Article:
Hegemony characterizes social relations as a series of struggles for power, this struggle is constantly shifting and the dominant classes are constantly changing, for example if we look at the journey of, Judith Keppel now best known for her part in the bbc2 quiz show The Eggheads. Judith first appeared on the well-known, international show Who Wants to be a Millionaire and was the first person to win the million pound jackpot in the UK. If we consider Gramsci’s theory of Hegemony, the subordinate classes would be supporting Judith; they would want her to win, although she is a member of the upper-class society, simply for proof that the system could be beaten. However when Judith first appeared on The Eggheads, she became the system, a member of the dominant class who the underdogs needed to overthrow in order to win. Thus emphasising that Hegemony is never fully complete and is a constant struggle for dominance, this struggle means that classes are constantly competing for power and are using the media and television especially as their battle ground.


Hegemony’s usefulness with regard to explaining the role of ideology in television can be questioned, the theory evidently points out that ideology does exist within the text in a variety of ways. Advertising sparks consumerism, and consuming provides satisfaction. Escapist programs provide the subordinate classes with aspirational values instead of jealousy and give them something to ‘strive towards.’ Certain genres express and maintain social order while others give the audience revolution which rather than fuel the need to revolt satisfies this need. However Hegemony seems to assume that all audience members are passive, and does not consider how an audience member who is active will react to the ideology within the programs. It also does not consider television consumption and the way in which people watch TV, it could simply be background noise and not religiously watched.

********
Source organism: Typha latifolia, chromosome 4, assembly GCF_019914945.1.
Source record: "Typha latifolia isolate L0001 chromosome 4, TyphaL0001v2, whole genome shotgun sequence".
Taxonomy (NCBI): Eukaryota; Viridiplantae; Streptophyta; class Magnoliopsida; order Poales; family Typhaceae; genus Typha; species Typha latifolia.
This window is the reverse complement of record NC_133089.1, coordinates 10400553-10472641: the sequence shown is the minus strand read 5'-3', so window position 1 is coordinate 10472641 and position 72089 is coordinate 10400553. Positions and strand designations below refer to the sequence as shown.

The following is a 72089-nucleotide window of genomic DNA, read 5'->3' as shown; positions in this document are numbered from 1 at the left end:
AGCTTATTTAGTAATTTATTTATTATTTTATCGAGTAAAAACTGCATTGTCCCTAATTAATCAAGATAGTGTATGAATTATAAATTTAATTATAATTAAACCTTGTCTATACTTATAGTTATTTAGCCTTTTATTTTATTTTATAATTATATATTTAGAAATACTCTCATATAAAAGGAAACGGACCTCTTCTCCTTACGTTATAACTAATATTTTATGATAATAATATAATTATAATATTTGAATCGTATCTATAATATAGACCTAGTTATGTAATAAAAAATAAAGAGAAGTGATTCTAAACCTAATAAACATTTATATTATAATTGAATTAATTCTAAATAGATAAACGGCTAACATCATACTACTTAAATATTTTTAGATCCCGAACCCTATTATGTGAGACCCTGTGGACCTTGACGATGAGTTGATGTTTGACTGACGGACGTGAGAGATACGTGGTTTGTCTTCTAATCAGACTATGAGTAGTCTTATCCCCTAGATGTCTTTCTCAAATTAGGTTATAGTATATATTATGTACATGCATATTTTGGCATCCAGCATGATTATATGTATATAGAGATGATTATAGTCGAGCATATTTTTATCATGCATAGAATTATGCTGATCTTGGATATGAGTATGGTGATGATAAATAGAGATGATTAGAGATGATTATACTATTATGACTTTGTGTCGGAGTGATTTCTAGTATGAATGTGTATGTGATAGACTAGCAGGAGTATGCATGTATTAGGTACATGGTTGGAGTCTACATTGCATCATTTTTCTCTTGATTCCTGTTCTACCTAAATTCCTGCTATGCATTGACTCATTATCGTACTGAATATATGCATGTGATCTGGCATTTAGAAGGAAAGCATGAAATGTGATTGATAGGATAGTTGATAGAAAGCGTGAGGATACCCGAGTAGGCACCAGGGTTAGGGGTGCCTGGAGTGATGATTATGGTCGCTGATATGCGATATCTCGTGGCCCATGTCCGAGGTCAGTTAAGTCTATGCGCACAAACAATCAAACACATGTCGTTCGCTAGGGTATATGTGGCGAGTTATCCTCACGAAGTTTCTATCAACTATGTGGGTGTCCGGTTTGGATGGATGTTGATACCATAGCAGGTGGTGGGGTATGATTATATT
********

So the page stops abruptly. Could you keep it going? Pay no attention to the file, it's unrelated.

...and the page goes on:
My point is that people use the media as a form of escapism, they believe in small victories and would rather sit on the sofa than seek revolution from their lesser state within society. People have become numb to what they watch and the lines between reality and fiction are often blurred. What people cease to understand is that those who control the media control the content which we as a society view. The majority of what we view provides our need for escapism from the very reality in which we live, so quite frankly, the majority of the human race bare a considerable resemblance to sheep.


Bates, T. (1975). Gramsci and the Theory of Hegemony. Journal of the History of Ideas , 351-366.
Femia, J. V. (1987). Gramsci’s Political Thought: Hegemony, Conciousness, and the Revolutionary Process. Oxford University Press.
Fiske, J. (1987). Television Culture. Routledge.
j.Hoffman. (1984). The Gramscian Challenge: Coercion and Consent in Marxist Political Theory. Basil Blackwell.
Michael O’Shaughnessy cited in Goodwin and Whannel. (1990). Box Pop: Popular Television and Hegemony.Routledge.
Murdock, Golding cited in J. Fulcher and J.Scott;. (2011). Sociology. Oxford University Press.
Pinseler, J. (2007). Power and Hegemony in Reality Crime Programmes. On the Relevance of a Cultural Studies Approach for Analysing Media, 4.

Bronagh Doherty